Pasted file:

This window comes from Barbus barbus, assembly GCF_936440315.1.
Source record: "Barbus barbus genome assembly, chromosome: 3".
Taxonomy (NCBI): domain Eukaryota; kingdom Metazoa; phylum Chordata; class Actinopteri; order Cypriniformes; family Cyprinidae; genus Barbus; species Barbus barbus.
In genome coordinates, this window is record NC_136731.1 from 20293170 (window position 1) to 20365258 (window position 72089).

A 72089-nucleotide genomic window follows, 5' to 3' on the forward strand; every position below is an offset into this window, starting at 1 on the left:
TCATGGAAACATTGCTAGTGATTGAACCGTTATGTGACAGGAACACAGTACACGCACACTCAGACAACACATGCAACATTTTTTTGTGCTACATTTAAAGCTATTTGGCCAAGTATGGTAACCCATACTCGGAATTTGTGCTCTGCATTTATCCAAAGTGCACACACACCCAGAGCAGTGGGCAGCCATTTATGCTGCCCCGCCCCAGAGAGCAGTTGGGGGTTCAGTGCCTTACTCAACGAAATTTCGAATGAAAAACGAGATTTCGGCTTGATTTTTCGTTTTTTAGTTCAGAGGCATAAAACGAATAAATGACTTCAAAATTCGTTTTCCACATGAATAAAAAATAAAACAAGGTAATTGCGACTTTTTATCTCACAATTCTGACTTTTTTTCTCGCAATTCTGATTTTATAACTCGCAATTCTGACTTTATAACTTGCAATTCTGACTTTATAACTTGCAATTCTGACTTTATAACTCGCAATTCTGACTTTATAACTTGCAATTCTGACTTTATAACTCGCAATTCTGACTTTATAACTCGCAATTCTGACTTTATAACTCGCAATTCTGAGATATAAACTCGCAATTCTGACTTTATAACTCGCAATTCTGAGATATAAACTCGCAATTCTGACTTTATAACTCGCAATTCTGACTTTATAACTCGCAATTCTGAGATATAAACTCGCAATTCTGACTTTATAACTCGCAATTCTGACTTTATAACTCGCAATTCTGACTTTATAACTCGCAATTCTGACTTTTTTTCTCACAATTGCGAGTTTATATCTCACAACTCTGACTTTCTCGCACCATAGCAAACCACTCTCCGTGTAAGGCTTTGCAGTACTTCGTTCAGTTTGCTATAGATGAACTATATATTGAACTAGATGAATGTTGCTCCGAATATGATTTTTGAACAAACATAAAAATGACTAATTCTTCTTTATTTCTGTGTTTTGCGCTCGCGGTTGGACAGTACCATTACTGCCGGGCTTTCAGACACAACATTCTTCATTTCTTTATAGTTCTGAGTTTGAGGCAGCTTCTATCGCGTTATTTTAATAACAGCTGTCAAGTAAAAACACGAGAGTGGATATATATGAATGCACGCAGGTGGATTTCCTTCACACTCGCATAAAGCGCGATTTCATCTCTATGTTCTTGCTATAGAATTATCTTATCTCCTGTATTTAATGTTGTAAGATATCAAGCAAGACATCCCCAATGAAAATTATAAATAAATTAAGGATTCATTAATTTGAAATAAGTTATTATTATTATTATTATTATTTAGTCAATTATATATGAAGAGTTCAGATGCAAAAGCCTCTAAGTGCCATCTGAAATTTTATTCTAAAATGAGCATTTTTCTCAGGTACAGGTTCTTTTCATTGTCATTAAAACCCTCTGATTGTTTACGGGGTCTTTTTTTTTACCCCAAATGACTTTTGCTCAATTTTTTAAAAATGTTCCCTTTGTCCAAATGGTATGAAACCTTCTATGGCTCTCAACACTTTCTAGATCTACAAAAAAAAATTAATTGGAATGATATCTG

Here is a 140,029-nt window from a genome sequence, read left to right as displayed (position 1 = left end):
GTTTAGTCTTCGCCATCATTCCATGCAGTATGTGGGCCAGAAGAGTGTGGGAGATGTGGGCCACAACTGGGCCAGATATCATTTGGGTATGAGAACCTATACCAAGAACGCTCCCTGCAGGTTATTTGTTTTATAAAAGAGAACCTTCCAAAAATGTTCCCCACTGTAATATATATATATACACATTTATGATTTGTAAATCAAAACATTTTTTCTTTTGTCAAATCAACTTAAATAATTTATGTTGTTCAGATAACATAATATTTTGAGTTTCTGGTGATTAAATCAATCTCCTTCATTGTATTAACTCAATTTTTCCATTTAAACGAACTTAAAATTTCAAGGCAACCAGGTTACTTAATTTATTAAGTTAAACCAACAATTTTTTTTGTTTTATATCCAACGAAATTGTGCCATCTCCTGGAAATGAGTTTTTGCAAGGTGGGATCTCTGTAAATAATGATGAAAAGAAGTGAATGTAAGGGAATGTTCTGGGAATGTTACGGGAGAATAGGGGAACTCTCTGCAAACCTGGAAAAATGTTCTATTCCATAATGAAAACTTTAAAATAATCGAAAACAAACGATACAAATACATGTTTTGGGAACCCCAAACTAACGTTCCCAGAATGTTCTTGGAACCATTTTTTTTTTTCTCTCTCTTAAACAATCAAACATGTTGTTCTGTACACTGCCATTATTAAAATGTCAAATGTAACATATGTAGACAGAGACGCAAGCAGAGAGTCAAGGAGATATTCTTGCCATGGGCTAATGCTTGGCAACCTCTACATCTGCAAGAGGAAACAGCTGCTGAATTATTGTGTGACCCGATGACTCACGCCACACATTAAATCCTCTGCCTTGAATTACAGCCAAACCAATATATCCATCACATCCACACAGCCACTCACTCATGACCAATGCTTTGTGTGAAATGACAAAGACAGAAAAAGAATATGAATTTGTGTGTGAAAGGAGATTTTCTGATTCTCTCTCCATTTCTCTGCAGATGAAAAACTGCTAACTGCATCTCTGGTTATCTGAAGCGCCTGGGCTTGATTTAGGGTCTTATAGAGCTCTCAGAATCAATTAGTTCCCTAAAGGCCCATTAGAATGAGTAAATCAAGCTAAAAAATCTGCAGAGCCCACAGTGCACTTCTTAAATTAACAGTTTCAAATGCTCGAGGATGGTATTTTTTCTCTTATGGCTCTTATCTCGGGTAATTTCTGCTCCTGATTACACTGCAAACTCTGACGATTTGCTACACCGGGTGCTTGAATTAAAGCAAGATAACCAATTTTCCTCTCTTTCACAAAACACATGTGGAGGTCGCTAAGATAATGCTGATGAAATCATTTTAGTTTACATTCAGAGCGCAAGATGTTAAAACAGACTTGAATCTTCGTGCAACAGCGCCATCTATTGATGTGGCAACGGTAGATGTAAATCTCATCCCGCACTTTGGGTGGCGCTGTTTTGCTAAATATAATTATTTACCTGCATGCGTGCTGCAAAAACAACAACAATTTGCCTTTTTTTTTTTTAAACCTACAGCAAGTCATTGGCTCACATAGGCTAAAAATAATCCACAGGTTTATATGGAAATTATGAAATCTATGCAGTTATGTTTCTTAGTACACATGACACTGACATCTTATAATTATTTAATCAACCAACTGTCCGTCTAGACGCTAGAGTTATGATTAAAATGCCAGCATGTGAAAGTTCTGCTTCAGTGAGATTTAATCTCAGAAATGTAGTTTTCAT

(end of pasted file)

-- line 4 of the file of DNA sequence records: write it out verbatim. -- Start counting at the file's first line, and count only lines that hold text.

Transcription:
In genome coordinates, this window is record NC_136731.1 from 20293170 (window position 1) to 20365258 (window position 72089).